The generalised use of wind turbines as a source of electricity in the future will probably depend more upon the costs of other electricity generating options and public reaction to their environmental impacts than on the further improvement of wind turbine technology itself, which is already quite advanced and mature. Nevertheless, there are still a few technological advancements that would further improve the potential of wind power.

  • For ecological (and also long-term economical) reasons, it is highly desirable to try to cover the total world energy demand with renewable sources of energy. Not only could this make a major contribution to the reduction of CO2 emissions, but it would also permit future generations to use fossil fuels for other purposes (e.g. chemical raw material). At the shorter term the cost of sustainable energy production must become more competitive and research and technological development will play a key role in bringing this about.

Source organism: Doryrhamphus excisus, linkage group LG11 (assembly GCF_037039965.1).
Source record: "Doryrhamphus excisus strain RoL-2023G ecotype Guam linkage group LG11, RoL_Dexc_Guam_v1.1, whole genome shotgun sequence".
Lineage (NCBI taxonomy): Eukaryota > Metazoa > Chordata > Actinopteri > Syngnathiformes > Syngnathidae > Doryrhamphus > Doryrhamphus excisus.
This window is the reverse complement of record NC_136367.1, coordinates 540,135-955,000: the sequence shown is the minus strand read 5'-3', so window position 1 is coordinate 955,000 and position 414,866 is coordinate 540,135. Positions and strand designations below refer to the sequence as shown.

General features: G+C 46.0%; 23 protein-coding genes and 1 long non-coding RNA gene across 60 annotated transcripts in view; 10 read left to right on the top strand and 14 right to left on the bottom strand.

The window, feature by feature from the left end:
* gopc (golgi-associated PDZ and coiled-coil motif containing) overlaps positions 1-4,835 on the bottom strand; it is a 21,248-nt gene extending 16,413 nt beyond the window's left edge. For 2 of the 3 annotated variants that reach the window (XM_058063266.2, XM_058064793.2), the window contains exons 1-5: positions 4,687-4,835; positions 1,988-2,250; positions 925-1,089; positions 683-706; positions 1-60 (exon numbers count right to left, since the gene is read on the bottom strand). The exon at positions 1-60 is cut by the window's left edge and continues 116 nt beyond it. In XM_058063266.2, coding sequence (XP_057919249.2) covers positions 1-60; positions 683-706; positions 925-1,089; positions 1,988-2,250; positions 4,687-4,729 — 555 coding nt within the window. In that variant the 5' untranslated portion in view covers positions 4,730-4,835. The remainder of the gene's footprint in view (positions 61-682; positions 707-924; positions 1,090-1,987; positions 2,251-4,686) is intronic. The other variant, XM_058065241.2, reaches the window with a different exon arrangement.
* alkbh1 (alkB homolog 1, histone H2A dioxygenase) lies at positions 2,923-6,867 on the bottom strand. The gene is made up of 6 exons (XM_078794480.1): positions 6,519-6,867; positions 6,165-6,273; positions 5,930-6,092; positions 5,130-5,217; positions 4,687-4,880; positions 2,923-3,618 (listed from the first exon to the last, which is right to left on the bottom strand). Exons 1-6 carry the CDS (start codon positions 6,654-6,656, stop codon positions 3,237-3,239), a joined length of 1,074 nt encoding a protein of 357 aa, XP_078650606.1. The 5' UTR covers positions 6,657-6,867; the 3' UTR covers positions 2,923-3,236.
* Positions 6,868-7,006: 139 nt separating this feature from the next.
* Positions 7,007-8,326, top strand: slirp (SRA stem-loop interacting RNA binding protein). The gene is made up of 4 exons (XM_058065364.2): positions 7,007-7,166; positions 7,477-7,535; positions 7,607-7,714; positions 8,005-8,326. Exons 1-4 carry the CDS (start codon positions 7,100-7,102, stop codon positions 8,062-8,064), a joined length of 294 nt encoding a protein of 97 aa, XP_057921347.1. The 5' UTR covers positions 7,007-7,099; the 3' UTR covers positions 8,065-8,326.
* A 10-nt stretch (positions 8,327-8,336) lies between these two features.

Among all sustainable options wind power is the one, which has already achieved a significant breakthrough on the market. Further R&D efforts will help to increase its potential and its share in the energy supply.

What RTD is necessary for Wind?

  • New lightweight composite materials for use in turbine blades could result in larger turbines (over 1 MW) becoming more reliable and thus more cost effective. Equally important is ensuring advancements in control systems, which would allow larger turbine blades to be used without experiencing damage during storms.